Avalos explores the three main Abrahamic religions and how each has created scarce resources which inspired violence. The strongest part of the book for me involved a long discussion of Hitler and Nazism and how the anti-Jewish violence was largely rooted in Biblical scarce resource creation. The comparison of Mein Kampf and the Bible (as inspirational sources of value) is fantastic and compelling.

The last few chapters were weak (to me). The discussion of secular states and Avalos's solutions left much to be desired as the author admits frequently that the solutions he offers are unlikely and possibly ineffective.

Fighting Words offers a dense history of some aspects of religious violence and is clearly aimed at scholarly readers familiar with the materials. I felt that there were many examples of the author missing obvious events worthy of consideration and instead concentrating on incidents that (perhaps) were not the best available to address (and I admit this was likely determined by specific arguments within the scholarly circles and not as much by popular non-scholarly debate subjects). While much of the book was clearly written for Avalos's fellow researchers, a lot of history and argument were within my grasp as an intermediate non-professional religious reader. Strong scholarship, solid-but-not-concise argument, and decent attention to the subject await the reader therein. Three and one-half stars. ( )
2 vote IslandDave | Aug 17, 2009 |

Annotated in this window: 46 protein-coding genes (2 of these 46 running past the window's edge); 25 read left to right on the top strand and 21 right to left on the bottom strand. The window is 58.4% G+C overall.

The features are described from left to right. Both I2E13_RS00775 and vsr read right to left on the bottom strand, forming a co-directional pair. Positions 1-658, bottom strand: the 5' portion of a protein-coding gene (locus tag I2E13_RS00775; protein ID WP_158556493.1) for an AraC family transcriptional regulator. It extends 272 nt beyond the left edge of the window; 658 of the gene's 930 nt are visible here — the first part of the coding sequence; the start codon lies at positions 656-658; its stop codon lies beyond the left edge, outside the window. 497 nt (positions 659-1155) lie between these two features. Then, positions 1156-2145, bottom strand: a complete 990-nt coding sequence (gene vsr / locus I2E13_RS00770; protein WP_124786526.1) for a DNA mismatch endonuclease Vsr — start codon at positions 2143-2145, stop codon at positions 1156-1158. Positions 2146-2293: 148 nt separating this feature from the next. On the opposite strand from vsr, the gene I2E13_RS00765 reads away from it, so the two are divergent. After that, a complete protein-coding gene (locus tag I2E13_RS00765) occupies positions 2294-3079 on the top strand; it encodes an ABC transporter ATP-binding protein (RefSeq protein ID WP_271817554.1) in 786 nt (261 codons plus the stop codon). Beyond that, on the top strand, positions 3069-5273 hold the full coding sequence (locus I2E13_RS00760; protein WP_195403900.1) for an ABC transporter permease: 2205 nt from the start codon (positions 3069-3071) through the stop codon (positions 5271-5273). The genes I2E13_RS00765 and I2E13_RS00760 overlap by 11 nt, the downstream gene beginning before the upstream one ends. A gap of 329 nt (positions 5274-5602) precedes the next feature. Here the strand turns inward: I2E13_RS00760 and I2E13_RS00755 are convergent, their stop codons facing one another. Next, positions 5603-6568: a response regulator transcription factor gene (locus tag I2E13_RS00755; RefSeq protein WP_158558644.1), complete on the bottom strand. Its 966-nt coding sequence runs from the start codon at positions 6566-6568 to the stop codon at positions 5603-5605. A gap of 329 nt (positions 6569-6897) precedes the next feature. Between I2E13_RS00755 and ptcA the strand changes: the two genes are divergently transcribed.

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Is religion inherently violent? If not, what provokes violence in the name of religion? Do we mischaracterize religion by focusing too much on its violent side?

In this intriguing, original study of religious violence, Prof. Hector Avalos offers a new theory for the role of religion in violent conflicts. Starting with the premise that most violence is the result of real or perceived scarce resources, Avalos persuasively argues that religion creates new scarcities on the basis of unverifiable or illusory criteria. Through a careful analysis of the fundamental texts of Judaism, Christianity, and Islam, Dr. Avalos explains how four "scarce" resources have figured repeatedly in creating religious violence: sacred space (churches, temples, holy cities); the creation of holy scriptures (exclusive revelations); group privilege (chosen people, the predestined select few); and salvation (only some are saved). Thus, Avalos shows, religious violence is often the most unnecessary violence of all since the scarce resources over which religious conflicts ensue are not actually scarce or need not be scarce.

Comparing violence in religious and nonreligious contexts, Avalos makes the compelling argument that if we condemn violence caused by scarce resources as morally objectionable, then we must consider even more objectionable violence provoked by alleged scarcities that cannot be proven to exist. Moreover, he shows how many modern academic biblical scholars and scholars of religion maintain the value of sacred texts despite their violence.

This serious philosophical examination of the roots of religious violence adds much to our understanding of a perennial source of widespread human suffering. [retrieved 4/20/18 from Amazon.com]